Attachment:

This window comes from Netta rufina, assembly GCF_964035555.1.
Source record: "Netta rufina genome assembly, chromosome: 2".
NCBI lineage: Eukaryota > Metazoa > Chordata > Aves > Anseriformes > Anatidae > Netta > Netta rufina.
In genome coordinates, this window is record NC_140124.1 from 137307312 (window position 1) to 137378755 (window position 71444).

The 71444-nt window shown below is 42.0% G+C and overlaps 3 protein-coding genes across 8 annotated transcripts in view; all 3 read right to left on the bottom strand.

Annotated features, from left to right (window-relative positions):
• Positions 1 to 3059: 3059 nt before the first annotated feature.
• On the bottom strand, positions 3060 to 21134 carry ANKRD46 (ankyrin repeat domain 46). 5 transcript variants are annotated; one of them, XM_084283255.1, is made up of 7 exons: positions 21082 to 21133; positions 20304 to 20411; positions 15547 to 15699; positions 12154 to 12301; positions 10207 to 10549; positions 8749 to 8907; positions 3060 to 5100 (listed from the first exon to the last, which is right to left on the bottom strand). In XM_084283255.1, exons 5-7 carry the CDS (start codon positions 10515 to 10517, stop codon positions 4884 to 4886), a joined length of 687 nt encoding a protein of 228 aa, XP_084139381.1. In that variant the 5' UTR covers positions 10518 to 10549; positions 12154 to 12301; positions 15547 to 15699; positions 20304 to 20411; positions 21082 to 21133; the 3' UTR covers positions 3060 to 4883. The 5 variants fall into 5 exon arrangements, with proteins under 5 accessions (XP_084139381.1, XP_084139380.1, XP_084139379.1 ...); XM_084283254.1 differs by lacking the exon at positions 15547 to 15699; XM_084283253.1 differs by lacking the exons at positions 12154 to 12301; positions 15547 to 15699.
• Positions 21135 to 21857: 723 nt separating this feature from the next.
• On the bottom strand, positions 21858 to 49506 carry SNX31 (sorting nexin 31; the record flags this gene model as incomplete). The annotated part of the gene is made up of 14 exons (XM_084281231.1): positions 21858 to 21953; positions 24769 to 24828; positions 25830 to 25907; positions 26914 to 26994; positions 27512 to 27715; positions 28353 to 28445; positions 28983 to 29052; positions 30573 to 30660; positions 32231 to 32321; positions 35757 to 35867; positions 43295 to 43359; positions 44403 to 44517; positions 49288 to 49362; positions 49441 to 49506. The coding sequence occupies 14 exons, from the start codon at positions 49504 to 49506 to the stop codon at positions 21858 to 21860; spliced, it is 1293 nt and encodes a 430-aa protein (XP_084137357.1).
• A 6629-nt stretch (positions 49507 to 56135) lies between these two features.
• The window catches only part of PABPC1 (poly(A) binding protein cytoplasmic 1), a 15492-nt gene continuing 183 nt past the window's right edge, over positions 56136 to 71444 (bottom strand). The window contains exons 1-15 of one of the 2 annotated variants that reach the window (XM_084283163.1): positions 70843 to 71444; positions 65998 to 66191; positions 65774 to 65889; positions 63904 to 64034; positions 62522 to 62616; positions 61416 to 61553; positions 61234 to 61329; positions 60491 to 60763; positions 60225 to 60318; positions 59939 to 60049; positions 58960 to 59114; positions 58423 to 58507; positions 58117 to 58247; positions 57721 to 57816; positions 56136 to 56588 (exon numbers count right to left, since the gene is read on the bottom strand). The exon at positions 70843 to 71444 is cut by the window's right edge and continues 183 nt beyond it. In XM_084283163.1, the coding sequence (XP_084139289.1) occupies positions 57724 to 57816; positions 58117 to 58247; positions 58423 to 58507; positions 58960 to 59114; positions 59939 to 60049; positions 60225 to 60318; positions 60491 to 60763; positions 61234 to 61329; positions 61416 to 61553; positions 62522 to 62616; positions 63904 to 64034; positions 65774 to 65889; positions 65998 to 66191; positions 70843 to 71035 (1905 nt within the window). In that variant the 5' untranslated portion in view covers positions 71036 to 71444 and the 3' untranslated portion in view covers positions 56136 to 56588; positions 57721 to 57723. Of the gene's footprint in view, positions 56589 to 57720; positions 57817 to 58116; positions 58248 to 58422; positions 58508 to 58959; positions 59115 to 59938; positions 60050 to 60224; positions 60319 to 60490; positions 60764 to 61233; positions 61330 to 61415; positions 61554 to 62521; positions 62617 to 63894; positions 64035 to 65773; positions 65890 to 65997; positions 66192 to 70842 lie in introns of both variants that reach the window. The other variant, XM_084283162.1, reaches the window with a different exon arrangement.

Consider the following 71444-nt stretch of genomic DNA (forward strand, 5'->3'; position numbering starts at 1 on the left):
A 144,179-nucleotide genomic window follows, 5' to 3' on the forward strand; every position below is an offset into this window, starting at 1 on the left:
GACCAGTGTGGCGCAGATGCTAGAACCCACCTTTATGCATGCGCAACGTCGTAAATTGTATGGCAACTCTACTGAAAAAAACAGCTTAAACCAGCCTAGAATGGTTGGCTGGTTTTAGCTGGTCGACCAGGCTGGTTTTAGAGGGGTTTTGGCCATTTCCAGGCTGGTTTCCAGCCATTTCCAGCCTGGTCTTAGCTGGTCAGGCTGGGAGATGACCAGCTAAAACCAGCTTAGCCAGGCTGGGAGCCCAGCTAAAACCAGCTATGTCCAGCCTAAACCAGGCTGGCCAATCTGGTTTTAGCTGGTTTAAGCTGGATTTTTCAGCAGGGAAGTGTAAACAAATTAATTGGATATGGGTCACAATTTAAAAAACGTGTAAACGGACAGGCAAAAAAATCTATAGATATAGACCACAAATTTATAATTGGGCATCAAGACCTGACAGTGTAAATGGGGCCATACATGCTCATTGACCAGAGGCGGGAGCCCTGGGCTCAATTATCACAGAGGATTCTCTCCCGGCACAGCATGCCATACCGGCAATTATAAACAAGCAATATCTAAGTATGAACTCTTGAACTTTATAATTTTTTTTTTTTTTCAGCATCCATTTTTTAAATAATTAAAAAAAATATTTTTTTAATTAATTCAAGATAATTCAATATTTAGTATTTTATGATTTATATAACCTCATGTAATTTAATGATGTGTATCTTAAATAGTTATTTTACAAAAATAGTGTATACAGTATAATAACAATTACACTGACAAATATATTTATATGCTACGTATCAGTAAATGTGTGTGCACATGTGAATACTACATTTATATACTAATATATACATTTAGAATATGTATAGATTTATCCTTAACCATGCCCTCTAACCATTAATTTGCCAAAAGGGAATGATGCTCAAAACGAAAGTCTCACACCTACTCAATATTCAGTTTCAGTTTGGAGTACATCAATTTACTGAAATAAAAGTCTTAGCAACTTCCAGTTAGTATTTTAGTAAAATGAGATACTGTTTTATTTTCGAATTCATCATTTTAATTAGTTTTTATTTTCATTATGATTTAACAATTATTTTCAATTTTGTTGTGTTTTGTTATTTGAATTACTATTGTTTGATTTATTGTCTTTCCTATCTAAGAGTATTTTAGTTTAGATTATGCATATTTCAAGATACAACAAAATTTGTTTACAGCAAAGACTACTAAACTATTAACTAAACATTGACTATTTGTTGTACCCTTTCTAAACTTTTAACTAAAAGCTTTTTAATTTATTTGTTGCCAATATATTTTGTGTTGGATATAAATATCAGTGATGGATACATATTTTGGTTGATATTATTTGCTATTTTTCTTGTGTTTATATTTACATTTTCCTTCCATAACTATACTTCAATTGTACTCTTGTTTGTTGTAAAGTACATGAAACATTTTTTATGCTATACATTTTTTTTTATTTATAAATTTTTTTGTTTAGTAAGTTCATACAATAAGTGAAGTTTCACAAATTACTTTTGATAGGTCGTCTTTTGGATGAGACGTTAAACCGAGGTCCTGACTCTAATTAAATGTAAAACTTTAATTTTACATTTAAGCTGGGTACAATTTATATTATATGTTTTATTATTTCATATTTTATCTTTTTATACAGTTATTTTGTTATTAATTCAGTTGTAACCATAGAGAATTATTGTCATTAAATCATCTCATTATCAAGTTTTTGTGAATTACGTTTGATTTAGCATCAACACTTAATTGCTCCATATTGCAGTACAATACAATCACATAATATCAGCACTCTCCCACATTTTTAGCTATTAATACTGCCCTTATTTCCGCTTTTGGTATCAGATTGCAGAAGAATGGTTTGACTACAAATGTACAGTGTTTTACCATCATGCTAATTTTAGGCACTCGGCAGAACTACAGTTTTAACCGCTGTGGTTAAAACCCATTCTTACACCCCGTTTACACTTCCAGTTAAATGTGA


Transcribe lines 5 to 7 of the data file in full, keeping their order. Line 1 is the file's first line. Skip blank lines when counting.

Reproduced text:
The 71444-nt window shown below is 42.0% G+C and overlaps 3 protein-coding genes across 8 annotated transcripts in view; all 3 read right to left on the bottom strand.

Annotated features, from left to right (window-relative positions):
• Positions 1 to 3059: 3059 nt before the first annotated feature.